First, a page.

As a teacher, you are normally defined as someone who teaches in a classroom; some will move on to become administrators.The vast majority of teachers will always be in the classroom, but sadly, many leave, opting for professional jobs that will both pay more and offer greater benefit packages. Many gifted teachers are lost to education because of this, but what if there was a way that the love of teaching could be combined with something that offers a creative challenge as well as more pay? Meet the teacherpreneur!
The teacherpreneur merges the image of the innovative classroom teacher with the risk-taking and entrepreneurial leadership that we commonly associate with those who create their own place in the professional world. This is an exciting change in the educational world, as this allows those highly motivated and creative teachers an opportunity to help their schools perform better, while developing methods and approaches that help other teachers bring out the best in their students.
School districts around the country are slowly realizing the potential there is in hiring or designating a teacher in this entrepreneurial role, and the benefits are proving to outweigh the cost. Federal grants are also making this unique roll possible, as teacherpreneurs are showing that they can make a difference in helping both students and teachers achieve higher goals.
Part of what makes teacherpreneurs unique is that they are still in the classroom—they don’t just talk about theory, they are creating innovative methods that they can share with other teachers in the school/district after having tested them in their own classrooms. They may teach on a part-time basis, using the rest of the day to formalize their ideas into something that can be shared.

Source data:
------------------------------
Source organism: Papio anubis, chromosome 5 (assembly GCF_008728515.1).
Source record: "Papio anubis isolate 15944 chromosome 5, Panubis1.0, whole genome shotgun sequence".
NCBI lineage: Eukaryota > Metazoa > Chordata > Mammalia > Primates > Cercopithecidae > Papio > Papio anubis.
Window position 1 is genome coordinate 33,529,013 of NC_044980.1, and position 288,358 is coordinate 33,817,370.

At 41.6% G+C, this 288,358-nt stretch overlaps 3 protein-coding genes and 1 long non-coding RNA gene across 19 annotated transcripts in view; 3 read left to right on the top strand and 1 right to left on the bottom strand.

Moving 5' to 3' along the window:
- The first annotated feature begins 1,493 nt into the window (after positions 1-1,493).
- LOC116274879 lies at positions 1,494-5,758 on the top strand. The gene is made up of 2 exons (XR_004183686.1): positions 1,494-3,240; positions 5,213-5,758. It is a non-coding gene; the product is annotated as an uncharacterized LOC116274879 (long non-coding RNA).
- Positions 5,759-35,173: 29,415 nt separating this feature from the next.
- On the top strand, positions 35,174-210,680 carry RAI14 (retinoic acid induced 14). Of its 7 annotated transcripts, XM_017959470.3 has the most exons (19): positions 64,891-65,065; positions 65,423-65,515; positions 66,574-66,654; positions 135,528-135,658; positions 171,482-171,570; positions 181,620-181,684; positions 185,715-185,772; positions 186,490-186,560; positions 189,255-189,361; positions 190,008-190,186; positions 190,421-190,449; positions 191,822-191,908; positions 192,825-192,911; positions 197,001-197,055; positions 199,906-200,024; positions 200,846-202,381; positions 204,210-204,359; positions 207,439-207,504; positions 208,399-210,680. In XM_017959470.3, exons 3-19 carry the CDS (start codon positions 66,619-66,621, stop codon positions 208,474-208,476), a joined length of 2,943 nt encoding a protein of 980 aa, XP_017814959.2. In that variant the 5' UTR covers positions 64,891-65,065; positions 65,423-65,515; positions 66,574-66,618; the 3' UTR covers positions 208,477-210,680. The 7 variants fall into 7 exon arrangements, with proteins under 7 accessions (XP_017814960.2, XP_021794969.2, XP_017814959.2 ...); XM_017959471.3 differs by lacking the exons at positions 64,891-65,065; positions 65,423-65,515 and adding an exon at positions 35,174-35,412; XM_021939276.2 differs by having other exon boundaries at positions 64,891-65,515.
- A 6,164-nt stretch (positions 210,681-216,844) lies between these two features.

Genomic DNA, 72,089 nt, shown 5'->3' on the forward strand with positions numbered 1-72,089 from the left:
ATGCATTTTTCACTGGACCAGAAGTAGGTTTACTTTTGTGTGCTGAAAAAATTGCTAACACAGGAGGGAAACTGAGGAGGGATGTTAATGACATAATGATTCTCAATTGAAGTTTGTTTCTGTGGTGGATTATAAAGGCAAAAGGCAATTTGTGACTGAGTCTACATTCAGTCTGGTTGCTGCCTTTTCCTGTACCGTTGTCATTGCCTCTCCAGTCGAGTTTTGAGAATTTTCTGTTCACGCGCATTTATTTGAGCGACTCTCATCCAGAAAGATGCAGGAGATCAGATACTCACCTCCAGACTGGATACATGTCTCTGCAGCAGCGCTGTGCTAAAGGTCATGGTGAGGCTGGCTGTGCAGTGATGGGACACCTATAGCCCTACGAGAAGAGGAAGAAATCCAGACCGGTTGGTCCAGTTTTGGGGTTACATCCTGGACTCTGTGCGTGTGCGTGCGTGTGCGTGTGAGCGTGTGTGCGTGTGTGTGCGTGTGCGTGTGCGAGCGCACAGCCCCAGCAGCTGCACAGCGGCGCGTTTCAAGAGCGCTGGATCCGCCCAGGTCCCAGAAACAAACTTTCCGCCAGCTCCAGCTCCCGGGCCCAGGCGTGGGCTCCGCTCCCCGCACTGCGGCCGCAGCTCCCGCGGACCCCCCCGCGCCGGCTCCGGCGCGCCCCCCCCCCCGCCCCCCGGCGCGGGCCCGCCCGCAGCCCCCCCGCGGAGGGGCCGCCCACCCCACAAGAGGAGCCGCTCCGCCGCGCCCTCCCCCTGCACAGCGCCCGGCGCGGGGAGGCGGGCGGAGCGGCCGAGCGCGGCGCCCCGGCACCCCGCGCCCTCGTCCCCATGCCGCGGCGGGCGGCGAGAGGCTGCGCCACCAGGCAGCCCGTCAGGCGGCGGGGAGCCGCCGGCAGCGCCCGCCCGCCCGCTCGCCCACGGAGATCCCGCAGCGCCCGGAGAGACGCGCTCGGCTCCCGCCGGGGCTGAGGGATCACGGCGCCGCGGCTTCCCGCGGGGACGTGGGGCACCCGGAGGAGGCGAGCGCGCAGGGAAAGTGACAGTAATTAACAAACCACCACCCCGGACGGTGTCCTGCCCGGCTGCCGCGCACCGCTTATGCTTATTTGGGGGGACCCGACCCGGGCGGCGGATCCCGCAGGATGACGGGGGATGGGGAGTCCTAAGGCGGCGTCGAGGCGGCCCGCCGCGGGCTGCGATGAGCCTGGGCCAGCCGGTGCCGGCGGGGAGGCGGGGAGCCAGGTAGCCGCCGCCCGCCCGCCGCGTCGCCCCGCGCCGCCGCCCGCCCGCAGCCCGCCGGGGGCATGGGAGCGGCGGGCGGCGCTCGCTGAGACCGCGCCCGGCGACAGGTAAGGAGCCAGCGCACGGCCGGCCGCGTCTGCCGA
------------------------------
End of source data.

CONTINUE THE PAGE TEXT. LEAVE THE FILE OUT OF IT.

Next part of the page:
Teacherpreneurs are, first and foremost, imaginative teachers. They have created a classroom culture of creativity and reflection. They think beyond the classroom in terms of how to make lessons meaningful, and in so doing, might see a need elsewhere in school that their innovation can address. I know that teachers of this caliber need to be creatively challenged and allowed to act on that creativity if they are going to be happy and remain in education. Forcing teachers to conform to a set standard can be stifling and even demoralizing.
Much has been written about how different students are with regards to how they learn coupled with their wide range of capabilities, and yet, this understanding often doesn’t extend to the faculty. Teachers were once students themselves, and who better to understand those differences than they? By allowing an atmosphere in which teachers are allowed to expand and grow, magic can happen in the classroom.
Teacherpreneurship is a topic I want to explore in the upcoming few months, as I consider it to be one of the most important and exciting changes to come into the educational world. This is a way to keep some great teachers in the system and allow their innovations and expertise to benefit students and faculty alike. Our rapidly changing society and technology demand new and fresh ways in teaching the academic basics.